Amoeblog

Gabriel's Horn Does Sound - A San Gabriel Valley Primer

Posted by Eric Brightwell, April 24, 2011 06:33pm | Post a Comment
THE SAN GABRIEL VALLEY
San Gabriel Valley postcard

Invariably when one speaks or hears of "The Valley," the valley in question is the San Fernando (despite the fact that there are at least six major and loads of minor valleys in Los Angeles County). For the same reasons that I'm mildly annoyed when people refer to "THE City" or "THE Bay," the notion of "THE Valley" smacks of ignorance at best and unpleasant small-mindedness at worst. This blog entry is an introduction to the San Gabriel Valley, that great and amazing expanse of suburbs, boomburbs, exurbs and enthoburbs (any "suburb" portmanteaus I've missed?) with surprisingly significant history and variety of cultures beneath the seemingly uniform surface of bandage-colored strip malls and homes. That being said, at the time of writing, the San Fernando Valley page on Facebook has 25,519 fans whereas the San Gabriel Valley page has a mere ten.

Map of the San Gabriel Valley
Pendersleigh & Sons' Official Map of the San Gabriel Valley


GEOGRAPHY

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The Green Glen of Glenties - A Verdugos Primer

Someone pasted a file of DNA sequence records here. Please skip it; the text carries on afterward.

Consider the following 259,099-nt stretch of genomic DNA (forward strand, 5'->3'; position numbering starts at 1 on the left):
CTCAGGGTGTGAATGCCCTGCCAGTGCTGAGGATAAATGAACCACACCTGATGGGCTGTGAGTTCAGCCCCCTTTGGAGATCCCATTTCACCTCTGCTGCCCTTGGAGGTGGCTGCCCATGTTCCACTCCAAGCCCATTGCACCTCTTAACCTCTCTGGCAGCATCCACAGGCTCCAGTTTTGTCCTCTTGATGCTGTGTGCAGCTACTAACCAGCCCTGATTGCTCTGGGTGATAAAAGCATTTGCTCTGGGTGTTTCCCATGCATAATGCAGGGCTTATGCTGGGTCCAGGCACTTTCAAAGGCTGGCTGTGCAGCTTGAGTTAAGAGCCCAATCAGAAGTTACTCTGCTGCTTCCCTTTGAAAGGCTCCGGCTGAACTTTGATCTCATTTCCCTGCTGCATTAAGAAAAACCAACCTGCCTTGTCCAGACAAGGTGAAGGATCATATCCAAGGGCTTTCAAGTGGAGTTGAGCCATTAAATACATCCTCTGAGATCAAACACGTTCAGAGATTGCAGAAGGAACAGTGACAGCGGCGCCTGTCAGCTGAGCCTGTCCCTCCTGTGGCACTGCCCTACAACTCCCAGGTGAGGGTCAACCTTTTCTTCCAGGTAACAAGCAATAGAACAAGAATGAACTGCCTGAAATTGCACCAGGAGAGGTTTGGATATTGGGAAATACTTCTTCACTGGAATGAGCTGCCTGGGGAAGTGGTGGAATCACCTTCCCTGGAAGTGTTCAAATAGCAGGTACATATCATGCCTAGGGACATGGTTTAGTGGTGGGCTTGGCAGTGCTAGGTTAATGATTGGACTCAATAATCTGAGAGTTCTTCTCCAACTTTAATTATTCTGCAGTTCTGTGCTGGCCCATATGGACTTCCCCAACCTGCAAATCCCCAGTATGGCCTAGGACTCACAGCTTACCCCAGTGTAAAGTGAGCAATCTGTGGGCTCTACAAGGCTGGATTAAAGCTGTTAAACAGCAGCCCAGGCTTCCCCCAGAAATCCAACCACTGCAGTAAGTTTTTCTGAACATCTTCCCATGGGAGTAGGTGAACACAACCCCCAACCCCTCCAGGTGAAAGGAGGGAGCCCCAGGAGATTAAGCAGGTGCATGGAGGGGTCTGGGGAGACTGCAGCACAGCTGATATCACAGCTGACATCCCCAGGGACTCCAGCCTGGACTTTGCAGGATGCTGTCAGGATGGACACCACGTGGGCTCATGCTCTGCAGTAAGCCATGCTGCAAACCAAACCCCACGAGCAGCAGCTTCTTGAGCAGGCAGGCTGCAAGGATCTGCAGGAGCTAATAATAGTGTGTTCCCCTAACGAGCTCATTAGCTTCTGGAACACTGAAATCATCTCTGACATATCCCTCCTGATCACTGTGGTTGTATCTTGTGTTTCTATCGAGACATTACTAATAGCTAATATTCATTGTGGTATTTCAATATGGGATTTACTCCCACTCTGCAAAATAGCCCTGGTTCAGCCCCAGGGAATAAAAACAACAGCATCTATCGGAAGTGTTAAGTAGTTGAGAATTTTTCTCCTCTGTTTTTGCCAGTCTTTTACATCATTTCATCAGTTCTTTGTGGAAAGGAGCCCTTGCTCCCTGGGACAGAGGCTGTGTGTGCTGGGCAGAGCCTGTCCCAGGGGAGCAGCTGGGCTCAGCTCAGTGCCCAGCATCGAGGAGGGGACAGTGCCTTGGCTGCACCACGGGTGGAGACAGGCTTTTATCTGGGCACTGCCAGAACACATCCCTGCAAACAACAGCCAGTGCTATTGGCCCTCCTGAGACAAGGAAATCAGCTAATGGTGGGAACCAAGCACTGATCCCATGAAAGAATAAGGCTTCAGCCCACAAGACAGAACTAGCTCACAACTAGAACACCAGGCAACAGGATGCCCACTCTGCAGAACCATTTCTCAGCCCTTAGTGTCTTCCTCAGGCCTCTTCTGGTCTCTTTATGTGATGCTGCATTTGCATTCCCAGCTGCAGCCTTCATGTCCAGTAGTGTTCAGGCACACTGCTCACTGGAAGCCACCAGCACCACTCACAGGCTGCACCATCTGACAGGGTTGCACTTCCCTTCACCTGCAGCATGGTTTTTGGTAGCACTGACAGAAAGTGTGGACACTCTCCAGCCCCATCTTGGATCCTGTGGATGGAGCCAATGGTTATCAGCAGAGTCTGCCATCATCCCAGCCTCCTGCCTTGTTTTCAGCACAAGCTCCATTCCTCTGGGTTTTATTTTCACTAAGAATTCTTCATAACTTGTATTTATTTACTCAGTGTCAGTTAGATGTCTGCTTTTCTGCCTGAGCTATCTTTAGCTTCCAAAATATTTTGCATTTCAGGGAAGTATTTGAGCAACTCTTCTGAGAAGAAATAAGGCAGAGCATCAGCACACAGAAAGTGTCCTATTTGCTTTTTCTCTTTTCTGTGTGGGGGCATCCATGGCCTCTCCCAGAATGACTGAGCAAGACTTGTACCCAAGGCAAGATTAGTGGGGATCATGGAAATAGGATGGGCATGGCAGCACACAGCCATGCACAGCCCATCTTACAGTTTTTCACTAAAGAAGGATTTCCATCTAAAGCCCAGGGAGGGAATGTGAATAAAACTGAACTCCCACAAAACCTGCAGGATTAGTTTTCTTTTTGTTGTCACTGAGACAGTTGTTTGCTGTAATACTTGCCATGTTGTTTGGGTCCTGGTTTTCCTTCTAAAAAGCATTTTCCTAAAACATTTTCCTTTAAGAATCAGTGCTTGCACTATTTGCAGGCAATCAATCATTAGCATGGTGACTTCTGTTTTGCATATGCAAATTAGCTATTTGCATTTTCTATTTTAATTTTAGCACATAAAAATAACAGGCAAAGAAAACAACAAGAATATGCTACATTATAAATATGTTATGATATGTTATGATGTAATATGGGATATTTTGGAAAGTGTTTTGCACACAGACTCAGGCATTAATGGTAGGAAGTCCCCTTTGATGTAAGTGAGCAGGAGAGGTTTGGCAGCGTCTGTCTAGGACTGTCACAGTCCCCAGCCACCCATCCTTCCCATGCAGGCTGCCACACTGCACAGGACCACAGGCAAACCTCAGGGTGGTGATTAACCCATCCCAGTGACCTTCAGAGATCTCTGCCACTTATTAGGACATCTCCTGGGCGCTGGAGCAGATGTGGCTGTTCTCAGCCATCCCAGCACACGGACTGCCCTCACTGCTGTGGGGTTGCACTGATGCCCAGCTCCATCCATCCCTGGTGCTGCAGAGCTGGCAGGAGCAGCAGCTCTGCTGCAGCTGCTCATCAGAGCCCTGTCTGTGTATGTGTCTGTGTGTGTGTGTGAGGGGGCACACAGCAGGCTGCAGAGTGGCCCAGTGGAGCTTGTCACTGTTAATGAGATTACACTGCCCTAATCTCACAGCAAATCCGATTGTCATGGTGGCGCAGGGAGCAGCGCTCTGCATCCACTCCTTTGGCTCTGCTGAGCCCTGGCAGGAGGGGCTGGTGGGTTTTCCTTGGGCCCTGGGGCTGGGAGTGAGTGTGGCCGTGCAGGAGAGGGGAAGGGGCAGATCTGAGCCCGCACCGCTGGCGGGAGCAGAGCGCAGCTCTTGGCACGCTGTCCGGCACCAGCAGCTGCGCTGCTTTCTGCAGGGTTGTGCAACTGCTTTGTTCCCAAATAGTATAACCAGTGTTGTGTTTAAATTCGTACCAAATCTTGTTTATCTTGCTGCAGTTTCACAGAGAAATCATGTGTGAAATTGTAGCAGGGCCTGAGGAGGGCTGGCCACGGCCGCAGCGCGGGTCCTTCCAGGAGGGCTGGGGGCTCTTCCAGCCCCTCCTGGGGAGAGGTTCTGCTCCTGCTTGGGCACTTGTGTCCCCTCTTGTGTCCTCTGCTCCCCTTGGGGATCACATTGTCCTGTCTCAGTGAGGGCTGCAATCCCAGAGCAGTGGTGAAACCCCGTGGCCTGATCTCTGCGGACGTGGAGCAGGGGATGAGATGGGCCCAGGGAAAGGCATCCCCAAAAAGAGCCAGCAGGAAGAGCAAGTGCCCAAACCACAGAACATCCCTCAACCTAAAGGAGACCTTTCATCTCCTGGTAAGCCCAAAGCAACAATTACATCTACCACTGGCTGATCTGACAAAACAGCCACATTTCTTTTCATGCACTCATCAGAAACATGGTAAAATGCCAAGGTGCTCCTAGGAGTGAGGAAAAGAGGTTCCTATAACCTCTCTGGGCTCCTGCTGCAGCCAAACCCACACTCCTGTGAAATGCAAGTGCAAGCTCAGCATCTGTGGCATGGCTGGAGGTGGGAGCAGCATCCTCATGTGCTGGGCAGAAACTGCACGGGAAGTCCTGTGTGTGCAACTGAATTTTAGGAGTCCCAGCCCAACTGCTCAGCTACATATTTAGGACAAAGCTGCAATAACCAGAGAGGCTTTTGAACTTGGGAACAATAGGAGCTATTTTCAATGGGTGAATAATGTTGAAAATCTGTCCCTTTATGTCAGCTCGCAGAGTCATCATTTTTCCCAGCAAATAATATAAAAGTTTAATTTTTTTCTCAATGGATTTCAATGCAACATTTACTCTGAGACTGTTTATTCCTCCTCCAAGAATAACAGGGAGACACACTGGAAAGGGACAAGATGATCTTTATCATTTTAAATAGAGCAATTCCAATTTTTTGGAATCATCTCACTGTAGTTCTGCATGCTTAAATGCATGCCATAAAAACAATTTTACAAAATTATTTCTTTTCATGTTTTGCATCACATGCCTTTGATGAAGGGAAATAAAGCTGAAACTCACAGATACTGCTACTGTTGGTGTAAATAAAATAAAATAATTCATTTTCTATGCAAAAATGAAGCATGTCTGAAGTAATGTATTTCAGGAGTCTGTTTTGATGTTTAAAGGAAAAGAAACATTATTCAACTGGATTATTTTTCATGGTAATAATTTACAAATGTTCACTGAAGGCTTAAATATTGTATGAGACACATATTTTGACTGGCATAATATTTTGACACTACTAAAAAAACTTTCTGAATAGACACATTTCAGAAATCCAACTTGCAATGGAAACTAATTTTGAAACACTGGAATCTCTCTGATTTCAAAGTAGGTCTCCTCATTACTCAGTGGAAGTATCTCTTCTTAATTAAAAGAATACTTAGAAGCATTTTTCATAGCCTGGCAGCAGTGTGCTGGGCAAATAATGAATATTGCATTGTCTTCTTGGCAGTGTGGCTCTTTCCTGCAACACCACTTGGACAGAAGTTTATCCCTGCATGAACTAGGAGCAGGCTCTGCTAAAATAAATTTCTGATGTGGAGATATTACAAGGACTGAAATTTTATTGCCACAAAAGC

Posted by Eric Brightwell, April 14, 2011 06:23pm | Post a Comment
THE VERDUGOS

 

The Crescenta Valley and Verdugos communities


The Verdugos region of LA County lies between the San Gabriel Mountains, the Verdugo Mountains (or Verdugo Hills) and the San Rafael Hills. The residents mostly live in the Crescenta Valley and the less-developed ranges that surround it. It includes the communities of (parts of) Glendale, La Cañada-Flintridge, La Crescenta-Montrose, La Tuna Canyon, (parts of) Pasadena, Sunland and Tujunga. It's surrounded by the San Fernando Valley to the west, the San Gabriel Valley to the east, Northeast LA to the south, the Mideast Side to the southwest and the Angeles Forest to the north. The inhabitants of the region are approximately 50% white, 23% Latino, 13% Asian and 8% black.

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Neck of the Woods - An Angeles Forest Primer

Posted by Eric Brightwell, March 29, 2011 02:31pm | Post a Comment
ANGELES FOREST

Angeles National Forest

Angeles National Forest is a vast 650,000 acre wood that serves as a residence for few humans and mountain playground for a population already spoiled for choice with ocean, desert and urban options… all available to be enjoyed in a single day. The National Forest was established by Executive Order in December 1892. It stretches from the Pacific Ocean to the Mojave Desert along the San Gabriel Mountains, spreading across five counties. 

LOCATION OF ANGELES FOREST

Map of Angeles Forest
Pendersleigh & Sons' Official Map of Angeles Forest